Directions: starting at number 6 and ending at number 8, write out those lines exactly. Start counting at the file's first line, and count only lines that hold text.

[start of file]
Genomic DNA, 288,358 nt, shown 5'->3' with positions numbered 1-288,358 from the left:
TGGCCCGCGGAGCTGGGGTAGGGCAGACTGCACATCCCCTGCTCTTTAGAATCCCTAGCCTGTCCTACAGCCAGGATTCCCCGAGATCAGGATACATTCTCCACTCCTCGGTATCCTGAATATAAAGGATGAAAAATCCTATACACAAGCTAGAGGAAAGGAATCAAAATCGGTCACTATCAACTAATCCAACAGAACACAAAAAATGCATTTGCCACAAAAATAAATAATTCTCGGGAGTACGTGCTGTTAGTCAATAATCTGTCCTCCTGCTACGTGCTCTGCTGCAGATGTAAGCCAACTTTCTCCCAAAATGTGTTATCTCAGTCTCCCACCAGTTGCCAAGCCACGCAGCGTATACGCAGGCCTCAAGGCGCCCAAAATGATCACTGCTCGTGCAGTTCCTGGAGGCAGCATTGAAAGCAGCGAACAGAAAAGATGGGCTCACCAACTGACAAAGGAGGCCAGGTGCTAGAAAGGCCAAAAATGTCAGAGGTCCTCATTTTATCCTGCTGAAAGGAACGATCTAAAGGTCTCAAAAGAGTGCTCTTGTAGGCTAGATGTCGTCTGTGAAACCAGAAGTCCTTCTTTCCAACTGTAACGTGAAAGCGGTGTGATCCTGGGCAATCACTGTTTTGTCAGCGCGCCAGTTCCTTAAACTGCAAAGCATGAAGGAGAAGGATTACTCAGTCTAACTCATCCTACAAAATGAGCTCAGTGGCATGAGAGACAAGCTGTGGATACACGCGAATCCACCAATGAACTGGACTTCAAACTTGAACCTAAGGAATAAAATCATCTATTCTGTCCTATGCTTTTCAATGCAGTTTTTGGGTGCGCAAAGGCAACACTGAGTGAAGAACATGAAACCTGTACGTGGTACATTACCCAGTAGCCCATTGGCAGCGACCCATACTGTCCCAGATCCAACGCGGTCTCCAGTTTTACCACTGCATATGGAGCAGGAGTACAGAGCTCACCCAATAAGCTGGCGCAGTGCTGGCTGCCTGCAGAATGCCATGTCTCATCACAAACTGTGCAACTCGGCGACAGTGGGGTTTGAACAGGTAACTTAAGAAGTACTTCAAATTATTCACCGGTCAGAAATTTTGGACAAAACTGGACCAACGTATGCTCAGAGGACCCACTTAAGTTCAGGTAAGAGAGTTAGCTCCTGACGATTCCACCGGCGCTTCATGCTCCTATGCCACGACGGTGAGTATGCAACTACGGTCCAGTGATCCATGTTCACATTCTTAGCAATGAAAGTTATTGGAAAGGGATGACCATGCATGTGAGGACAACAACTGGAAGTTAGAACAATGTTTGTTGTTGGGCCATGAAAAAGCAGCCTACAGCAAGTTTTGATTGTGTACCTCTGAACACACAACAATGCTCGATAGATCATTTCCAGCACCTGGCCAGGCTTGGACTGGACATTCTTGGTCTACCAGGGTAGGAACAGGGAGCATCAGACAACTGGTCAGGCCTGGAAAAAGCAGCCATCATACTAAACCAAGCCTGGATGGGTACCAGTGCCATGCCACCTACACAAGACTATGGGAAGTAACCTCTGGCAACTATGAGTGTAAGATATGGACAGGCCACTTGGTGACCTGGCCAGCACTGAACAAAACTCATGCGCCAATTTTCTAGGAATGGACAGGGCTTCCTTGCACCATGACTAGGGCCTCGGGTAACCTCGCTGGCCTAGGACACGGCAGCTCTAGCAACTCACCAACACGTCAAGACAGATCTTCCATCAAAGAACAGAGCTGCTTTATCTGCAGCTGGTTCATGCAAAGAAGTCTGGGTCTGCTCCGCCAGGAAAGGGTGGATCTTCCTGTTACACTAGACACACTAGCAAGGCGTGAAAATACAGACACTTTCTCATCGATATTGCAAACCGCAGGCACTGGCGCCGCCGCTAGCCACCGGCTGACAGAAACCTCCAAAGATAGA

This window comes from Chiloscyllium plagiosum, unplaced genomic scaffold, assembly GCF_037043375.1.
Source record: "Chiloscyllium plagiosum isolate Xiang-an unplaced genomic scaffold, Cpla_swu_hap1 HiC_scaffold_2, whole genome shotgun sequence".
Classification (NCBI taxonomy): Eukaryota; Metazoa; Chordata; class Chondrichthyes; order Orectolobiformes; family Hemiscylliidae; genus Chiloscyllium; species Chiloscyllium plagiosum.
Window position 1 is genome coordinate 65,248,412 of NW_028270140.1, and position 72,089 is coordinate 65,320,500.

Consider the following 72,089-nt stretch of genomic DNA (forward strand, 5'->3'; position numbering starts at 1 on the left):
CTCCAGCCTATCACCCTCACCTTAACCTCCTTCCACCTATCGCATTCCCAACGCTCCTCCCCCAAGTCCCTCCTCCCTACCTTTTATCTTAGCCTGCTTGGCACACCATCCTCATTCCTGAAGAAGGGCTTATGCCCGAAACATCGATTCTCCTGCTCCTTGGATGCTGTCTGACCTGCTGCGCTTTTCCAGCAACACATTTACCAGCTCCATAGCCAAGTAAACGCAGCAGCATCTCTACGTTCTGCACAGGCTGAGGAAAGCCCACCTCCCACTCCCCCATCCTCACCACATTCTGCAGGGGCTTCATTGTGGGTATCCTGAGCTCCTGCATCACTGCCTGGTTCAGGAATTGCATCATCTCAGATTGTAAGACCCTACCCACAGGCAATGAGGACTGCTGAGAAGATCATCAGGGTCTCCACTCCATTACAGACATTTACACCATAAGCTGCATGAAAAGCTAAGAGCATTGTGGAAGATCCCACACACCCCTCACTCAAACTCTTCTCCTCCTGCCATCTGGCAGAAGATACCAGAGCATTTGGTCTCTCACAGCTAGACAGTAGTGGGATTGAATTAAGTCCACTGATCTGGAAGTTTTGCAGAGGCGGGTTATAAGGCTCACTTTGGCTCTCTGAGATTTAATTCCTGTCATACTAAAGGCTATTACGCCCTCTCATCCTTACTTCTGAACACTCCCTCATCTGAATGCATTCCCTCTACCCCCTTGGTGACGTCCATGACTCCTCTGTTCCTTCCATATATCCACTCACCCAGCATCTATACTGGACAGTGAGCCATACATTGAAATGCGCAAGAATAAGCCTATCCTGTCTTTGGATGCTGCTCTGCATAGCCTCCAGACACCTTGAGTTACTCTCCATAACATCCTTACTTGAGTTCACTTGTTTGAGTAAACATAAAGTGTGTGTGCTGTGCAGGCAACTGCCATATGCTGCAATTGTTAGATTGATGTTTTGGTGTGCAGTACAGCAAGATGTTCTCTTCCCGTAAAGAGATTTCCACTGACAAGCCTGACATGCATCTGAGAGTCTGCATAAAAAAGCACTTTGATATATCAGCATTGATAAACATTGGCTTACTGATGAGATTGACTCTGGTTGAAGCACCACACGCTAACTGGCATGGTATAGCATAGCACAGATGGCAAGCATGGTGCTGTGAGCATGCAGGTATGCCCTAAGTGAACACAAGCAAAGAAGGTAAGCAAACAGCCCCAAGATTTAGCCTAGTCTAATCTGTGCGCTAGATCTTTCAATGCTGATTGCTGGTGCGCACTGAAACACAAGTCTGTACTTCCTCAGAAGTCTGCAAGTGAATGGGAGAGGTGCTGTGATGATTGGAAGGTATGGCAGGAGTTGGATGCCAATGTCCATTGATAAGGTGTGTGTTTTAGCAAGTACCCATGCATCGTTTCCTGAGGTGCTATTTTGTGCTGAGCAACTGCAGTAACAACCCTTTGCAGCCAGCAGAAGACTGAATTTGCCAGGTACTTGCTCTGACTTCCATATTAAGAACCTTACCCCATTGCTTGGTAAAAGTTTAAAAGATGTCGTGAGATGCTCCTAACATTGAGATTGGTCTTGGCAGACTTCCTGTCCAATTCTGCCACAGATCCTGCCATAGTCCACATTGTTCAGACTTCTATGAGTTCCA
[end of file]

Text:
Window position 1 is genome coordinate 65,248,412 of NW_028270140.1, and position 72,089 is coordinate 65,320,500.

Consider the following 72,089-nt stretch of genomic DNA (forward strand, 5'->3'; position numbering starts at 1 on the left):
CTCCAGCCTATCACCCTCACCTTAACCTCCTTCCACCTATCGCATTCCCAACGCTCCTCCCCCAAGTCCCTCCTCCCTACCTTTTATCTTAGCCTGCTTGGCACACCATCCTCATTCCTGAAGAAGGGCTTATGCCCGAAACATCGATTCTCCTGCTCCTTGGATGCTGTCTGACCTGCTGCGCTTTTCCAGCAACACATTTACCAGCTCCATAGCCAAGTAAACGCAGCAGCATCTCTACGTTCTGCACAGGCTGAGGAAAGCCCACCTCCCACTCCCCCATCCTCACCACATTCTGCAGGGGCTTCATTGTGGGTATCCTGAGCTCCTGCATCACTGCCTGGTTCAGGAATTGCATCATCTCAGATTGTAAGACCCTACCCACAGGCAATGAGGACTGCTGAGAAGATCATCAGGGTCTCCACTCCATTACAGACATTTACACCATAAGCTGCATGAAAAGCTAAGAGCATTGTGGAAGATCCCACACACCCCTCACTCAAACTCTTCTCCTCCTGCCATCTGGCAGAAGATACCAGAGCATTTGGTCTCTCACAGCTAGACAGTAGTGGGATTGAATTAAGTCCACTGATCTGGAAGTTTTGCAGAGGCGGGTTATAAGGCTCACTTTGGCTCTCTGAGATTTAATTCCTGTCATACTAAAGGCTATTACGCCCTCTCATCCTTACTTCTGAACACTCCCTCATCTGAATGCATTCCCTCTACCCCCTTGGTGACGTCCATGACTCCTCTGTTCCTTCCATATATCCACTCACCCAGCATCTATACTGGACAGTGAGCCATACATTGAAATGCGCAAGAATAAGCCTATCCTGTCTTTGGATGCTGCTCTGCATAGCCTCCAGACACCTTGAGTTACTCTCCATAACATCCTTACTTGAGTTCACTTGTTTGAGTAAACATAAAGTGTGTGTGCTGTGCAGGCAACTGCCATATGCTGCAATTGTTAGATTGATGTTTTGGTGTGCAGTACAGCAAGATGTTCTCTTCCCGTAAAGAGATTTCCACTGACAAGCCTGACATGCATCTGAGAGTCTGCATAAAAAAGCACTTTGATATATCAGCATTGATAAACATTGGCTTACTGATGAGATTGACTCTGGTTGAAGCACCACACGCTAACTGGCATGGTATAGCATAGCACAGATGGCAAGCATGGTGCTGTGAGCATGCAGGTATGCCCTAAGTGAACACAAGCAAAGAAGGTAAGCAAACAGCCCCAAGATTTAGCCTAGTCTAATCTGTGCGCTAGATCTTTCAATGCTGATTGCTGGTGCGCACTGAAACACAAGTCTGTACTTCCTCAGAAGTCTGCAAGTGAATGGGAGAGGTGCTGTGATGATTGGAAGGTATGGCAGGAGTTGGATGCCAATGTCCATTGATAAGGTGTGTGTTTTAGCAAGTACCCATGCATCGTTTCCTGAGGTGCTATTTTGTGCTGAGCAACTGCAGTAACAACCCTTTGCAGCCAGCAGAAGACTGAATTTGCCAGGTACTTGCTCTGACTTCCATATTAAGAACCTTACCCCATTGCTTGGTAAAAGTTTAAAAGATGTCGTGAGATGCTCCTAACATTGAGATTGGTCTTGGCAGACTTCCTGTCCAATTCTGCCACAGATCCTGCCATAGTCCACATTGTTCAGACTTCTATGAGTTCCA